The last time a bunch of angry avians raked in millions of dollars, they were trying to rip apart a luscious ‘Tippi’ Hedren in Alfred Hitchcock’s innocuously titled, The Birds. That film grossed about 11 million dollars back in 1963. Last year, Rovio, a video game developer based in Finland, announced that revenues for Angry Birds, the hit game it launched in 2009 (which, incidentally, shares nothing with the Hitchcock flick besides, well, angry birds), jumped from $10 million to $100 million in a year. Not bad for a video game that involves colourful birds, grinning green pigs, flying debris and little else.
Did we say hit? We beg your pardon. We meant eye-popping-heart-thumping-groundbreaking-ultra-mega-super-duper blockbuster hit, the kind that would make Aamir Khan go green with envy. The total number of copies downloaded? About 700 million – and inching slowly but surely to the 1 billion mark.
Angry Birds is now more than a teeny little video game – it’s a part of pop culture, something iconic, which only rolls by every couple of decades or so. British Prime Minister David Cameron and pop sensation Justin Bieber are fans, while author Salman Rushdie proclaims he is ‘something of a master at Angry Birds’; back home, Indian game-makers are giving the game a desi twist with titles like Angry Anna (you launch Anna Hazare from a slingshot onto our esteemed Prime Minister) and Angry Brides (allegedly an anti-dowry game. Go figure); Angry Birds merchandise is inundating everything from Walmart stores across the world to Delhi’s Sarojini Nagar market (fake Angry Birds tees sell for 200 bucks a pop); also, a 52-epiode TV series is due later this year, with a full-length feature film out sometime in 2013.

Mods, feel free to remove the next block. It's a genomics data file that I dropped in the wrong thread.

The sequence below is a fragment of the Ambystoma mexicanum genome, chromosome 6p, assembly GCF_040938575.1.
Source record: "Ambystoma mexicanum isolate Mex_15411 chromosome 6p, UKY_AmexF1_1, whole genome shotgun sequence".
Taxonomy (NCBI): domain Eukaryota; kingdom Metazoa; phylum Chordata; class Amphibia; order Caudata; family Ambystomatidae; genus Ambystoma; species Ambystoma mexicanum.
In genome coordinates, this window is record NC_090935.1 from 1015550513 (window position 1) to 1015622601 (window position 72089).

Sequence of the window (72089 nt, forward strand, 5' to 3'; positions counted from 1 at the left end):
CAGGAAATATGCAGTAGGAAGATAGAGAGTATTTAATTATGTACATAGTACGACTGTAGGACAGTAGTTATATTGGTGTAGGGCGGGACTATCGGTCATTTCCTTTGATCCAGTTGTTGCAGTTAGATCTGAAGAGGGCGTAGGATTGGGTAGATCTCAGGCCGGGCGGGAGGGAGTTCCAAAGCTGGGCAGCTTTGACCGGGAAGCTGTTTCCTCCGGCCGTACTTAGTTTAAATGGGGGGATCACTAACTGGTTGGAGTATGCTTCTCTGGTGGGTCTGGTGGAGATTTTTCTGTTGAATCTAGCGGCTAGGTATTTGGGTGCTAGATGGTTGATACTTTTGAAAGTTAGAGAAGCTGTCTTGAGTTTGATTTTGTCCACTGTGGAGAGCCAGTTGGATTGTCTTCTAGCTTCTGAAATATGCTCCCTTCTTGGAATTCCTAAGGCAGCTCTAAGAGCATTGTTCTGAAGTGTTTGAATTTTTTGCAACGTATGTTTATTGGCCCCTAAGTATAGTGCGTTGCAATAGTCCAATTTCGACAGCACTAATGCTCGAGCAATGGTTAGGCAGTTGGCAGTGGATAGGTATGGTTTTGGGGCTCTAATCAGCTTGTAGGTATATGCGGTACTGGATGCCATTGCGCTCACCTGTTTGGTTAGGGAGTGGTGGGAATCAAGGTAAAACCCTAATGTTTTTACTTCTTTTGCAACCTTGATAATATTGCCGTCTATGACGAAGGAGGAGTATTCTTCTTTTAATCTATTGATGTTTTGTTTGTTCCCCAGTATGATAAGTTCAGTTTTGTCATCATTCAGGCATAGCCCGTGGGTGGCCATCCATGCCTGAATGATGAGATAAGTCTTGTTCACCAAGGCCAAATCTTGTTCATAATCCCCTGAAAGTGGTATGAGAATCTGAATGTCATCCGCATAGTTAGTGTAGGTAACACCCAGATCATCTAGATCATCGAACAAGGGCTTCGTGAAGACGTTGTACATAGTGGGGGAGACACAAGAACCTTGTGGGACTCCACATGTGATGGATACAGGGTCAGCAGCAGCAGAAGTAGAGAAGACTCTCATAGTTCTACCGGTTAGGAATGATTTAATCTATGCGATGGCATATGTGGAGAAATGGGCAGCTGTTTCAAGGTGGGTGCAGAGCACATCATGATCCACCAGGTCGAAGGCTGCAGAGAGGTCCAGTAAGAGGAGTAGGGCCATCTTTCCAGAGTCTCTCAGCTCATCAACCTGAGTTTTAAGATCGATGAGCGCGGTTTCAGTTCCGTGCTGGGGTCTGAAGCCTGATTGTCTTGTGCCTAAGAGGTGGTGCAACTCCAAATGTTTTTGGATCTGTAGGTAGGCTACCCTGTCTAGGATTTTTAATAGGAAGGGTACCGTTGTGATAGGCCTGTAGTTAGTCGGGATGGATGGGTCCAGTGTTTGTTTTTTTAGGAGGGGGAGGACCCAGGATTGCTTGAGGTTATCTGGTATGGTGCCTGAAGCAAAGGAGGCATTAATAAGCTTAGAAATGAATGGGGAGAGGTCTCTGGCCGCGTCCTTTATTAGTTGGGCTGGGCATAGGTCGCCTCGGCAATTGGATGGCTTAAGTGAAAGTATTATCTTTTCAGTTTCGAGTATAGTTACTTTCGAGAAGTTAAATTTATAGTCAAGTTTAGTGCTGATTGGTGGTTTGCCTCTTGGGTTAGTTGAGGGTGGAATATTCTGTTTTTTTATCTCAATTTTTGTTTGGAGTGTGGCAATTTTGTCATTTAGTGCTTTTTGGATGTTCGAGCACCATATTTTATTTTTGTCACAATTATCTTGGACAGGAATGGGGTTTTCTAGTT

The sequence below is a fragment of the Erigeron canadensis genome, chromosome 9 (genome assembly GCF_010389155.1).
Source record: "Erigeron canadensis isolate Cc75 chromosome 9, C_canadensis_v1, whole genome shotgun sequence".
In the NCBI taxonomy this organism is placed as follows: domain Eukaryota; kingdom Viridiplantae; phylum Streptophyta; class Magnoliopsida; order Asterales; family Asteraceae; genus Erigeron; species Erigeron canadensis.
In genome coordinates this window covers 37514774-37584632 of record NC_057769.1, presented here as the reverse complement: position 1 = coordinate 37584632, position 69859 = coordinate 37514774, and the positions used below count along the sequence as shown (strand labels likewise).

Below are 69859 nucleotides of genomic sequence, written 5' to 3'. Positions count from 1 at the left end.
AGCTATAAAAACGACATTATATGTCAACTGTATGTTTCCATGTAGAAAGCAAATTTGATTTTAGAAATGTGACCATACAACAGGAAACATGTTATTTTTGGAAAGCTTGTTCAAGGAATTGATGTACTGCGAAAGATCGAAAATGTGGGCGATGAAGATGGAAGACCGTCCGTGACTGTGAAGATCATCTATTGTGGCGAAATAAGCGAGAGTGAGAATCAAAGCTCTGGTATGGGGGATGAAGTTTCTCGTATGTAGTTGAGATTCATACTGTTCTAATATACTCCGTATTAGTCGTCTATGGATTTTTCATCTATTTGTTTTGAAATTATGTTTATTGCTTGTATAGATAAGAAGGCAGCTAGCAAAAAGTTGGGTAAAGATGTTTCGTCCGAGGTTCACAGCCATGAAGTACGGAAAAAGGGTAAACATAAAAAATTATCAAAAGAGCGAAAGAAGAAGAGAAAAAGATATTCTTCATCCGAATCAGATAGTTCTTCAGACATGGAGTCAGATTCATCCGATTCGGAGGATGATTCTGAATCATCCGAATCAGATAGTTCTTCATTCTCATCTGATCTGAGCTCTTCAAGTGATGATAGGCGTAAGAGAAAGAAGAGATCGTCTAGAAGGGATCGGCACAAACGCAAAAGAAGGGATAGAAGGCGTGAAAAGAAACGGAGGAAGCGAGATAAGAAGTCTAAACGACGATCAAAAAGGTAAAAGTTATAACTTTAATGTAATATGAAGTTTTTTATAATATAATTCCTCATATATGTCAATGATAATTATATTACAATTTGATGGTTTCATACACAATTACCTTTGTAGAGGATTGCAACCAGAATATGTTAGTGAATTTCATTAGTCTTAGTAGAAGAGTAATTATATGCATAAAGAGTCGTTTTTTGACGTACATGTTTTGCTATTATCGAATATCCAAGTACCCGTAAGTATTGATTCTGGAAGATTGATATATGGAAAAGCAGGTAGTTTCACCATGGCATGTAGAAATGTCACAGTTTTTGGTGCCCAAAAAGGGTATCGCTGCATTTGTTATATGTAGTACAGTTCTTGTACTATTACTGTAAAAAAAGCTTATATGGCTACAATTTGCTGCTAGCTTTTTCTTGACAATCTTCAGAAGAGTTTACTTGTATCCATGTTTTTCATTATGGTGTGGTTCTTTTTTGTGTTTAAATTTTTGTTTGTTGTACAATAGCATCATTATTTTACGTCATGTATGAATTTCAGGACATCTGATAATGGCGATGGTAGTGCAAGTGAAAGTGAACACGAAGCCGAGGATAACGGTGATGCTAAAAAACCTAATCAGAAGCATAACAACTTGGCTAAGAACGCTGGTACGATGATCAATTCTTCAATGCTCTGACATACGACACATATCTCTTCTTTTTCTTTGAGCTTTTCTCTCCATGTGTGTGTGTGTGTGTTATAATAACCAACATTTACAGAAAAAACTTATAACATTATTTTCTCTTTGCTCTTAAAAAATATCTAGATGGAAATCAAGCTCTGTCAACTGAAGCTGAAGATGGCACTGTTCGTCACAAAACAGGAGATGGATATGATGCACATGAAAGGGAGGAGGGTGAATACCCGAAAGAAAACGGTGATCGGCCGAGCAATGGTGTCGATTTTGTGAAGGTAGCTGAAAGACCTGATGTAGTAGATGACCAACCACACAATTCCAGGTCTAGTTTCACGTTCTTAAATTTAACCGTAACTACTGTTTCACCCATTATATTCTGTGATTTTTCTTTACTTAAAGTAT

And this is just the beginning of the story. Rovio’s chief managing officer, Peter Vesterbacka, created waves with his recent statement that Rovio’s goal is to be “much bigger” than its role model, Disney – a $24 billion media company. “We have stopped looking at ourselves as a game company. For us, it’s about making Angry Birds available everywhere,” he declared.
Why IS Angry Birds so addictive? And what – just what – is the secret sauce that made it the phenomenon that it is today?
The basic premise of the game is dumb simplistic. You use a slingshot to lob a series of kamikaze birds onto gormless green pigs who have taken refuge in easily collapsible structures made of wood, glass and stone after stealing the birds’ eggs. The end. Oh, and you rack up points, of course. There’s no plot, no characters, no sense of adventure, no nothing. Heck, those stupid little birds don’t even have wings. So… why?